Sound Transit says it uses a proof-of-payment system instead of turnstiles because it is less costly, is more effective at preventing fare evaders and is inherently safer than gateway entrances.
The agency relies on a proof-of-payment fare system, where passengers scan their cards at a detector and fare-enforcement officers conduct periodic sweeps to check rider compliance.
Yet for newcomers and longtime residents alike, a question persists: Why don’t they have turnstiles?
One reader, who said she rides light rail between Sodo and Beacon Hill three times a week, contacted Traffic Lab after a Seattle Times story about a partnership between Sound Transit and the Seattle Mariners that lets fans show their game tickets and ride free.
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She said she has rarely seen enforcement officers check riders for payment, and wanted to know if turnstiles might cut down on suspected scofflaws riding for free.
In this week’s Q&A, we’ll spotlight the payment and entry systems at the region’s light-rail stations.
Geoff Patrick, a spokesman for Sound Transit, said proof-of-payment systems are used instead of turnstiles because they are less costly, more effective at preventing fare-evaders and inherently safer than gateway entrances.
Sweeps by fare-enforcement officers are randomized but occur throughout the day, Patrick said. About 8 percent of riders are checked each month.
Those found in violation are subject to a $124 fine. First-time offenders usually receive a warning, he said.
Barrier-based fare systems, such as turnstiles, require staffing at each station entrance to assist passengers who need it. That could include, for example, people who use wheelchairs or people with strollers. Eliminating that barrier helps move people to the train platform faster.
Staffing is also required to “avoid high rates of fare evasion through people jumping turnstiles,” Patrick said.
The proof-of-payment system means that some riders could risk the penalty and avoid paying, but Sound Transit says they usually don’t.
“Based on periodic sweeps to check our fare-evasion rate, it generally hovers in the area of 4 percent,” Patrick said.
In a 2012 American Public Transportation Association study of 33 transit agencies in the United States and Canada, 30 operators, including Sound Transit, employed proof-of-payment systems for one or more of their regular bus, bus rapid transit, heavy-rail transit, modern streetcars or commuter-rail services.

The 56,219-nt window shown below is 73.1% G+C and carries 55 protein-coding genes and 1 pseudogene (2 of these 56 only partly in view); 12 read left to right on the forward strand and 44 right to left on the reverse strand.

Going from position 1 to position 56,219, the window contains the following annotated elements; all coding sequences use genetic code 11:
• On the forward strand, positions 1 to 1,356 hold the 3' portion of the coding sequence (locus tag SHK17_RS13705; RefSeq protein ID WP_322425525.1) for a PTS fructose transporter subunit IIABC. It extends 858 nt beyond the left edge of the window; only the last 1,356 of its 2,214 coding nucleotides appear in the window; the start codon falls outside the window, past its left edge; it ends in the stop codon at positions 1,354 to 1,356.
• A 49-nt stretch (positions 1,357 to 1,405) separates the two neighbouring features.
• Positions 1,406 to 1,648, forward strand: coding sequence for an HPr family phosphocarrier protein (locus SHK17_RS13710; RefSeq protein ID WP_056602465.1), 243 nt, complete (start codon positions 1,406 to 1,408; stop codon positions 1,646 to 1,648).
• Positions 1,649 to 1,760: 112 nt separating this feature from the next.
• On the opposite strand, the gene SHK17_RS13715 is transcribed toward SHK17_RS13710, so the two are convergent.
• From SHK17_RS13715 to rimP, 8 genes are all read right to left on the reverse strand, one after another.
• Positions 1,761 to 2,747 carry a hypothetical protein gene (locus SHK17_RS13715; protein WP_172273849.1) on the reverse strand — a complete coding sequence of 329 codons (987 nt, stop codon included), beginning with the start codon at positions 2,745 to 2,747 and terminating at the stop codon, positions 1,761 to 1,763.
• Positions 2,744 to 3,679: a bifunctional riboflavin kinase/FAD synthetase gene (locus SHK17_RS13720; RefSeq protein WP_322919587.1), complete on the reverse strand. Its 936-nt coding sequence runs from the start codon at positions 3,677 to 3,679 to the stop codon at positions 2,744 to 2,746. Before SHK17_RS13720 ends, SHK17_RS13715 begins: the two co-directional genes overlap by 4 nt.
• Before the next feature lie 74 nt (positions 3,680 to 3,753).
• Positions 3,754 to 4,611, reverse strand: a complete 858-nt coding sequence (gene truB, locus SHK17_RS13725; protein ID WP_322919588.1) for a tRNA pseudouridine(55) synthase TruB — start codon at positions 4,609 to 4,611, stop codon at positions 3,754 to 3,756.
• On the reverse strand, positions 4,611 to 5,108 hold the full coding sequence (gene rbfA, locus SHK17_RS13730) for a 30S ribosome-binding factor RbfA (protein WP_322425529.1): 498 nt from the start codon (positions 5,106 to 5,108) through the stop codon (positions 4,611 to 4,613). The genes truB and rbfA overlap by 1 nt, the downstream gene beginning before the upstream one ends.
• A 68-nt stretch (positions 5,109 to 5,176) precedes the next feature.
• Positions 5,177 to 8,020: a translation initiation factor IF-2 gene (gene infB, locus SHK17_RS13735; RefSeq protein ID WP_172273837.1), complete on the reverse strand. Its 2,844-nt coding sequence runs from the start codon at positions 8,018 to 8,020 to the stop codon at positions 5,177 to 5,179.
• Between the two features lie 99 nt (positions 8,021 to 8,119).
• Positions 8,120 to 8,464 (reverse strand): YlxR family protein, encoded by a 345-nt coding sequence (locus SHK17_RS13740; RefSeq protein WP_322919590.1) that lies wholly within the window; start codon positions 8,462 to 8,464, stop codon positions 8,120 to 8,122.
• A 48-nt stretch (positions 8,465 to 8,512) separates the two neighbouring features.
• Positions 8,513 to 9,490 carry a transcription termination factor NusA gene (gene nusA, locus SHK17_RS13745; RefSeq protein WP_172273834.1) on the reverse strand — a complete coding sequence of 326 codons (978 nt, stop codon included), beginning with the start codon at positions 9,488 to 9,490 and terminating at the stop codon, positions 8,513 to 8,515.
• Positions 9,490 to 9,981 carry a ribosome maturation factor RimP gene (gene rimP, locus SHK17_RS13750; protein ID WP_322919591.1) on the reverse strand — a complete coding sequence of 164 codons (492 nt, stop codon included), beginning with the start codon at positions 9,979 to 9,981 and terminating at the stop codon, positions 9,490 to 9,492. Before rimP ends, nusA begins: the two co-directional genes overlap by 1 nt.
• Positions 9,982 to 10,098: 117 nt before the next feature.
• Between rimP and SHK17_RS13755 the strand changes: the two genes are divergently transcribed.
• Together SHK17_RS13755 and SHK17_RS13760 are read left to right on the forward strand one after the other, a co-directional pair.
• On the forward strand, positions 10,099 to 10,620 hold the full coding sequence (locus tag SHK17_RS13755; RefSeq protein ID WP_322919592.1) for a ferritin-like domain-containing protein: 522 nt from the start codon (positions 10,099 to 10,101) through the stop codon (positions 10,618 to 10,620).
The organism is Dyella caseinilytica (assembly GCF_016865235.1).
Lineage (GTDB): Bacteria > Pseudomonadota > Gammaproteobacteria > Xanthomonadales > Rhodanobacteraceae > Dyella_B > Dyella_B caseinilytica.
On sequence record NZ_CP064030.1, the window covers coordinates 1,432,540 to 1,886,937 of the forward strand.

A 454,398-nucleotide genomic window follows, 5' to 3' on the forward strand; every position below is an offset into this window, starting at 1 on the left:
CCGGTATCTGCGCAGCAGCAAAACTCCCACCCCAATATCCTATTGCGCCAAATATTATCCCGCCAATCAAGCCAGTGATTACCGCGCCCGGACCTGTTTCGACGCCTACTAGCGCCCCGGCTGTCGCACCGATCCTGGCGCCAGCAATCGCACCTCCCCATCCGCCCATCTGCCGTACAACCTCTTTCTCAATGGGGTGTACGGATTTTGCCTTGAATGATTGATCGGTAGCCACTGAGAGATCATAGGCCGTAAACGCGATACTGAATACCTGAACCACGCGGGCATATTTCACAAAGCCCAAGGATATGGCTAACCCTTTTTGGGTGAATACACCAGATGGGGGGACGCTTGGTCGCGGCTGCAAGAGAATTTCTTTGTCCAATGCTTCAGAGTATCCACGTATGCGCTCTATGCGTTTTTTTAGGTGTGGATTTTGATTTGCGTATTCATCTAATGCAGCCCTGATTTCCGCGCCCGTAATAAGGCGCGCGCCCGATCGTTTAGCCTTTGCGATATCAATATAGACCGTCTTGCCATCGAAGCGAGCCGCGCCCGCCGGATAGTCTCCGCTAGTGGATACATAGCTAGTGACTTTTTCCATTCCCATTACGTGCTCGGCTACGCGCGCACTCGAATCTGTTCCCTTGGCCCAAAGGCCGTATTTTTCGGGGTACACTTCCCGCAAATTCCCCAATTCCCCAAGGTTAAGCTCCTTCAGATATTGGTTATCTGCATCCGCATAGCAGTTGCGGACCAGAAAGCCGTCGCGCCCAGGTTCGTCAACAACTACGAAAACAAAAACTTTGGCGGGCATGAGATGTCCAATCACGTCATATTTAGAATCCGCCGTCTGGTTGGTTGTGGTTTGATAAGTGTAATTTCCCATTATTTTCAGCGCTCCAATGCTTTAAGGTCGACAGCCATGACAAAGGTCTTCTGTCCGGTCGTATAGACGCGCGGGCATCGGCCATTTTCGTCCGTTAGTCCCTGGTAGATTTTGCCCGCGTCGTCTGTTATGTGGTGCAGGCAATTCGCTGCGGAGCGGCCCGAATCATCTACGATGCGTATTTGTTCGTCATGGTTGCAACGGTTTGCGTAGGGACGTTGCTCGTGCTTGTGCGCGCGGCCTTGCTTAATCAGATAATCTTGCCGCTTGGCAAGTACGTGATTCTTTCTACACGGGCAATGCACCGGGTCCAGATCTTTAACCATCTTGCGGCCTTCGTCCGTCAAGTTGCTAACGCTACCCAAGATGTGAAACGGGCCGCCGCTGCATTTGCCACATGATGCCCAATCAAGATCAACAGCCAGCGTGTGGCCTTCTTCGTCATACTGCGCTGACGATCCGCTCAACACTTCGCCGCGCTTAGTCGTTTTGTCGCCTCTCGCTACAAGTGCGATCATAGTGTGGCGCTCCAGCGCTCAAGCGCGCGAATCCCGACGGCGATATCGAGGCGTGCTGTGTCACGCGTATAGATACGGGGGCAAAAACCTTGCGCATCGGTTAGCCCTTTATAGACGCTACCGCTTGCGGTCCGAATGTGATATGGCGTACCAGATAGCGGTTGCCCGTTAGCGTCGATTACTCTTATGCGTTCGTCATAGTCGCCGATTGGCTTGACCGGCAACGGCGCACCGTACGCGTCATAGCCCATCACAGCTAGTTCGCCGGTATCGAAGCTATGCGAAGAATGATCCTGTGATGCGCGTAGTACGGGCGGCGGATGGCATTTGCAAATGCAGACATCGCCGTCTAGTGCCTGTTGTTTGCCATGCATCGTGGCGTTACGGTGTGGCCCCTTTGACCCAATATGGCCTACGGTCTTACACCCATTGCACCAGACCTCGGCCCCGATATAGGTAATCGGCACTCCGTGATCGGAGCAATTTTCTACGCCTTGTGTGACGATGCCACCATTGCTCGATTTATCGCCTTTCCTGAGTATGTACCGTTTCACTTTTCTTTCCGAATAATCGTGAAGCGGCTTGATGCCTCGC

For light rail specifically, 23 of those agencies — including Los Angeles, Portland and Vancouver, B.C., as well as Seattle — use a proof-of-payment system.
Even though some transgressors can gain entry, fares covered about 41 percent of Sound Transit’s light-rail operating costs in the last 12 months. That’s more than its target goal of 40 percent. The national average for light rail farebox recovery is about 28 percent, according to the U.S. Department of Transportation.
Gateway systems add construction costs, Patrick added, because “facility designs would have to be much more restrictive with barriers and turnstiles.”
Barriers pose a major design challenge to ensure safety, he said, noting that at-grade stations in the middle of Martin Luther King Jr. Way can be approached from different directions.
Turnstiles or gateways at those types of stations could encourage fare evaders to walk on the tracks to get to the train platform, a safety hazard.
However, proof-of-payment systems aren’t without their problems. A recent audit found that the fare-inspection program King County Metro uses for its RapidRide bus lines puts an extra burden on homeless people, and its system used to collect fines frequently fails.
Patrick acknowledged the fact that people can fail to pay because of mistakes or confusion.
“For that reason, someone without proof of payment who has not been warned or cited within the past year receives a warning rather than a ticket,” he said.
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